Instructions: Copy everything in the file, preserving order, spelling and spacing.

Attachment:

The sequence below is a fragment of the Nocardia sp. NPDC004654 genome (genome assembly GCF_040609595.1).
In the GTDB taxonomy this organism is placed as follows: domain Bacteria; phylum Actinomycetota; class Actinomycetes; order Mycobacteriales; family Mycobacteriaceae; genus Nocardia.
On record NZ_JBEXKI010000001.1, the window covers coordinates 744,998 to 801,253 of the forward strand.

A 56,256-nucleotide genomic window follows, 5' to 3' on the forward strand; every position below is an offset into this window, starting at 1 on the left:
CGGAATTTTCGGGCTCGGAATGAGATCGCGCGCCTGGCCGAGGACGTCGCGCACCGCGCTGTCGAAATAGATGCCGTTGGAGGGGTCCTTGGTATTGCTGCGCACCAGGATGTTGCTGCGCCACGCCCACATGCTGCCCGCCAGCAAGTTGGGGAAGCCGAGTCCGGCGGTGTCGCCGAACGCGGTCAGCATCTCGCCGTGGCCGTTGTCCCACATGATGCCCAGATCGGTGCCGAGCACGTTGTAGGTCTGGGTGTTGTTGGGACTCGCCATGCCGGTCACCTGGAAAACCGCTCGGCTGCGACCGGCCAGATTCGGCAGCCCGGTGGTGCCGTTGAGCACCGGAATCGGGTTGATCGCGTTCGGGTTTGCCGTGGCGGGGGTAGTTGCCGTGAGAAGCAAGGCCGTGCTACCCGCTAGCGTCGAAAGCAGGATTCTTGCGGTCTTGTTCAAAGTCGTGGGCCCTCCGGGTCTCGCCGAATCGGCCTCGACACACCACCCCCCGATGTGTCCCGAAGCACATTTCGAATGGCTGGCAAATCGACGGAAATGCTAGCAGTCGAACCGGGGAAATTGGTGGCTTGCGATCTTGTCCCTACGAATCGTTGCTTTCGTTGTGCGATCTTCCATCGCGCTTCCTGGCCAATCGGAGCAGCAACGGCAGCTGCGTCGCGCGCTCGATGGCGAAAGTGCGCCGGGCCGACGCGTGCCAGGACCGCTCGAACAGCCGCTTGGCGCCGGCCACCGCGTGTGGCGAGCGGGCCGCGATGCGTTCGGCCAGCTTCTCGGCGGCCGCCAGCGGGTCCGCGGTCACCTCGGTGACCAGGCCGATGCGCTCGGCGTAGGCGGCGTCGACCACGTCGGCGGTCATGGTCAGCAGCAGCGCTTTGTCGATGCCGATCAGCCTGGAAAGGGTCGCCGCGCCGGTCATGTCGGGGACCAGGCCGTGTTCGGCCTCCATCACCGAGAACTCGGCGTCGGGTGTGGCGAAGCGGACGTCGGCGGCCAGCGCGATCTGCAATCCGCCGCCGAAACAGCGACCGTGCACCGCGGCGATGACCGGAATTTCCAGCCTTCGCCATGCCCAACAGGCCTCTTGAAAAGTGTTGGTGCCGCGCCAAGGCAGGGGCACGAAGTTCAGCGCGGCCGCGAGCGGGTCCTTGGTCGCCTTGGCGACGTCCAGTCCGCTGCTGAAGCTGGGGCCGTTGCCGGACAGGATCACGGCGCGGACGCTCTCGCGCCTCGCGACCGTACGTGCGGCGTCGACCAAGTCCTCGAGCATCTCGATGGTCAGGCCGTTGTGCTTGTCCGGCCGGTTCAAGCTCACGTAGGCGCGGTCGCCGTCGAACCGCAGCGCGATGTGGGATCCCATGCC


The sequence below is a fragment of the Nocardia sp. NPDC004654 genome (genome assembly GCF_040609595.1).
In the GTDB taxonomy this organism is placed as follows: domain Bacteria; phylum Actinomycetota; class Actinomycetes; order Mycobacteriales; family Mycobacteriaceae; genus Nocardia.
On record NZ_JBEXKI010000001.1, the window covers coordinates 744,998 to 801,253 of the forward strand.

A 56,256-nucleotide genomic window follows, 5' to 3' on the forward strand; every position below is an offset into this window, starting at 1 on the left:
CGGAATTTTCGGGCTCGGAATGAGATCGCGCGCCTGGCCGAGGACGTCGCGCACCGCGCTGTCGAAATAGATGCCGTTGGAGGGGTCCTTGGTATTGCTGCGCACCAGGATGTTGCTGCGCCACGCCCACATGCTGCCCGCCAGCAAGTTGGGGAAGCCGAGTCCGGCGGTGTCGCCGAACGCGGTCAGCATCTCGCCGTGGCCGTTGTCCCACATGATGCCCAGATCGGTGCCGAGCACGTTGTAGGTCTGGGTGTTGTTGGGACTCGCCATGCCGGTCACCTGGAAAACCGCTCGGCTGCGACCGGCCAGATTCGGCAGCCCGGTGGTGCCGTTGAGCACCGGAATCGGGTTGATCGCGTTCGGGTTTGCCGTGGCGGGGGTAGTTGCCGTGAGAAGCAAGGCCGTGCTACCCGCTAGCGTCGAAAGCAGGATTCTTGCGGTCTTGTTCAAAGTCGTGGGCCCTCCGGGTCTCGCCGAATCGGCCTCGACACACCACCCCCCGATGTGTCCCGAAGCACATTTCGAATGGCTGGCAAATCGACGGAAATGCTAGCAGTCGAACCGGGGAAATTGGTGGCTTGCGATCTTGTCCCTACGAATCGTTGCTTTCGTTGTGCGATCTTCCATCGCGCTTCCTGGCCAATCGGAGCAGCAACGGCAGCTGCGTCGCGCGCTCGATGGCGAAAGTGCGCCGGGCCGACGCGTGCCAGGACCGCTCGAACAGCCGCTTGGCGCCGGCCACCGCGTGTGGCGAGCGGGCCGCGATGCGTTCGGCCAGCTTCTCGGCGGCCGCCAGCGGGTCCGCGGTCACCTCGGTGACCAGGCCGATGCGCTCGGCGTAGGCGGCGTCGACCACGTCGGCGGTCATGGTCAGCAGCAGCGCTTTGTCGATGCCGATCAGCCTGGAAAGGGTCGCCGCGCCGGTCATGTCGGGGACCAGGCCGTGTTCGGCCTCCATCACCGAGAACTCGGCGTCGGGTGTGGCGAAGCGGACGTCGGCGGCCAGCGCGATCTGCAATCCGCCGCCGAAACAGCGACCGTGCACCGCGGCGATGACCGGAATTTCCAGCCTTCGCCATGCCCAACAGGCCTCTTGAAAAGTGTTGGTGCCGCGCCAAGGCAGGGGCACGAAGTTCAGCGCGGCCGCGAGCGGGTCCTTGGTCGCCTTGGCGACGTCCAGTCCGCTGCTGAAGCTGGGGCCGTTGCCGGACAGGATCACGGCGCGGACGCTCTCGCGCCTCGCGACCGTACGTGCGGCGTCGACCAAGTCCTCGAGCATCTCGATGGTCAGGCCGTTGTGCTTGTCCGGCCGGTTCAAGCTCACGTAGGCGCGGTCGCCGTCGAACCGCAGCGCGATGTGGGATCCCATGCC